Presentation is loading. Please wait.

Presentation is loading. Please wait.

Industrial Hygiene Monitoring How Much is Enough? When Can It Stop?? Presented by: Jonathan Haas, CSP, CIH Orange Park, Florida 32073 (904) 298-1817 STAR.

Similar presentations


Presentation on theme: "Industrial Hygiene Monitoring How Much is Enough? When Can It Stop?? Presented by: Jonathan Haas, CSP, CIH Orange Park, Florida 32073 (904) 298-1817 STAR."— Presentation transcript:

1 Industrial Hygiene Monitoring How Much is Enough? When Can It Stop?? Presented by: Jonathan Haas, CSP, CIH Orange Park, Florida (904) STAR Consultants, Inc. 580 Bellerive Dr. Unit 5B Annapolis, MD (410) (410) FAX Sampling Presented at: AIHA Florida Annual Region IV Conference Tampa, FL Friday March 24, 2006 You may download this presentation by going to

2 2 What I Typically See Industrial hygiene at a company location is handled by a safety manager The safety manager typically has been on the job for less than two years Industrial hygiene monitoring is conducted by a consultant Reports from prior years have not been read by the current safety manager

3 3 What I Typically See Monitoring is conducted to a list of contaminants that was prepared some time ago – sometimes many years ago Monitoring is repeated this year because it was on the list last year and has always been monitored. The reason why is not known. Employees who are monitored are notified of the results Employees similarly exposed are not

4 4 What I Typically See Medical services, whether on site or contract occupational, have not been provided with summaries of data Exposure monitoring results, if provided to Medical services occasionally are filed in the employees “jacket” but usually are filed somewhere else Data summaries for similar exposure groups are not available anywhere on site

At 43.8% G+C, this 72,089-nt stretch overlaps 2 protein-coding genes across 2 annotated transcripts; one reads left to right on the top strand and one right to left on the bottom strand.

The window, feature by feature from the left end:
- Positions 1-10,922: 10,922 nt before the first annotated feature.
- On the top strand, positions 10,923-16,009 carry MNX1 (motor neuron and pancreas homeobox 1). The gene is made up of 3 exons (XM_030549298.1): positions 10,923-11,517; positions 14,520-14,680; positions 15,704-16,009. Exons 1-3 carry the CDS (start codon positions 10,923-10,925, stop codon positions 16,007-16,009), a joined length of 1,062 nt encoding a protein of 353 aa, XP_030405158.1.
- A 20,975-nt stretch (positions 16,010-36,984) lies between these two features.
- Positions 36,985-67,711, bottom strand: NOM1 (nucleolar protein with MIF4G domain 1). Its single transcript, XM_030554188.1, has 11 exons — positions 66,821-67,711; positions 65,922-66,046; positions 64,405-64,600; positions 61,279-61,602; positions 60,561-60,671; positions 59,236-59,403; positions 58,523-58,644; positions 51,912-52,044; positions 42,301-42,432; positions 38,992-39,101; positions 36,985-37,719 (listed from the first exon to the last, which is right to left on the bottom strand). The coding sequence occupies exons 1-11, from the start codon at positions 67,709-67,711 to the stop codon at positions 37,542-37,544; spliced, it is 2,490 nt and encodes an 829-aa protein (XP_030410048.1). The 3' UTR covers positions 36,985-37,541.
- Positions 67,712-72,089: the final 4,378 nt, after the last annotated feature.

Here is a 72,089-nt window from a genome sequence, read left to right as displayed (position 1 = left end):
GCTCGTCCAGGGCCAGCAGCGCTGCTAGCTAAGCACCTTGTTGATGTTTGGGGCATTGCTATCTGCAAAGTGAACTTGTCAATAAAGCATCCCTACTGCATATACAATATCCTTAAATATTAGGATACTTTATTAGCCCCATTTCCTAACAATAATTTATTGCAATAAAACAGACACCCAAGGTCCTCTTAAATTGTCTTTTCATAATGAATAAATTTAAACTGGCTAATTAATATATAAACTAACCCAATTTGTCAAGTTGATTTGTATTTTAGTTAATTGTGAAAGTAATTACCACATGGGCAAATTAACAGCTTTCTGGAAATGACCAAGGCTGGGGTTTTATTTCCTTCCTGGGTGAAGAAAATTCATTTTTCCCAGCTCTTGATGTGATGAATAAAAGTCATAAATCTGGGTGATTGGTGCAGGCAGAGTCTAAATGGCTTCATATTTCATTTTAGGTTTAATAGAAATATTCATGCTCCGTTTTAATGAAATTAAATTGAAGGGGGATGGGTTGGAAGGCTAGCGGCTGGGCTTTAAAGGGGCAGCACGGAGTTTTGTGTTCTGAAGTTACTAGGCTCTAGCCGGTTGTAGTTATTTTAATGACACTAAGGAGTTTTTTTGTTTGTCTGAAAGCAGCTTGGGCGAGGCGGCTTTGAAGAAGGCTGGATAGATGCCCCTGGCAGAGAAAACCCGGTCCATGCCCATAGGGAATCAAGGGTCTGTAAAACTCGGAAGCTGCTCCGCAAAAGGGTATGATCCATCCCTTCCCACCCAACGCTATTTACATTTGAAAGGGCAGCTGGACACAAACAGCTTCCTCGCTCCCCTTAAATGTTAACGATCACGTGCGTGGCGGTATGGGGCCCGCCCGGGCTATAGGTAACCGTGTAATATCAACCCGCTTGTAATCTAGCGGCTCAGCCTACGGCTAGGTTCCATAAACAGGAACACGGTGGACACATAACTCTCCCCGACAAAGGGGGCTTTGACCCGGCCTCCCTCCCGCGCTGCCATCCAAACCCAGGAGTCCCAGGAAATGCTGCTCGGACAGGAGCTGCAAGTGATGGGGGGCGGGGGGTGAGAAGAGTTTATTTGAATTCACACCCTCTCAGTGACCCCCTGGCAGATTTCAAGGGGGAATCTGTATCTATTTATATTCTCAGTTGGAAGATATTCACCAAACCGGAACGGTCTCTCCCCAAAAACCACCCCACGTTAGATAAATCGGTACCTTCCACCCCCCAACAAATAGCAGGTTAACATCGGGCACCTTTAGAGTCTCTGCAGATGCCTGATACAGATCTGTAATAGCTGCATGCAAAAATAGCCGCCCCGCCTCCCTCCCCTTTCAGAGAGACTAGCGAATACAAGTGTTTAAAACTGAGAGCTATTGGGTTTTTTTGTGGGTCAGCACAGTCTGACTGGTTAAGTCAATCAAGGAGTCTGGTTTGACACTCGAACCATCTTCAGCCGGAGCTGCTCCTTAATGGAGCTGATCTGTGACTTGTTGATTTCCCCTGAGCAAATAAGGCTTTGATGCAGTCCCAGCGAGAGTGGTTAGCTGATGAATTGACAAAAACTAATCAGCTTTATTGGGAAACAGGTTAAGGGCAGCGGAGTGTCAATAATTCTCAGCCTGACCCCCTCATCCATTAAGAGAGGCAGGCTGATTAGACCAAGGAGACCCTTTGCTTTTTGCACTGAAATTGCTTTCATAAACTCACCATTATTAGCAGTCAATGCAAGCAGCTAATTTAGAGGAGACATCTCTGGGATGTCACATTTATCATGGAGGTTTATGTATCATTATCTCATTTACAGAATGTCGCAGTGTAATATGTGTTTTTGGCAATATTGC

5 5 What I Typically See IH Consultants rarely are contracted to review all prior data and provide summaries and recommendations IH Consultants rarely are contracted to fully document all materials by similar exposure group, the toxicity, usage and controls – resulting in a fully documented QEA Safety staff rarely have a process to review new materials to make a determination if monitoring is needed before full production

6 6 Good HSMS Programs Help Employee complaints (coughing, irritation, etc.) are signs that one or more Health and Safety Management Systems are not working properly. IH Consultant observations for defective ventilation, unacceptable use of PPE, or improper handling of materials is another sign that HSMS programs are defective What one HSMS program misses, another is supposed to catch – see next page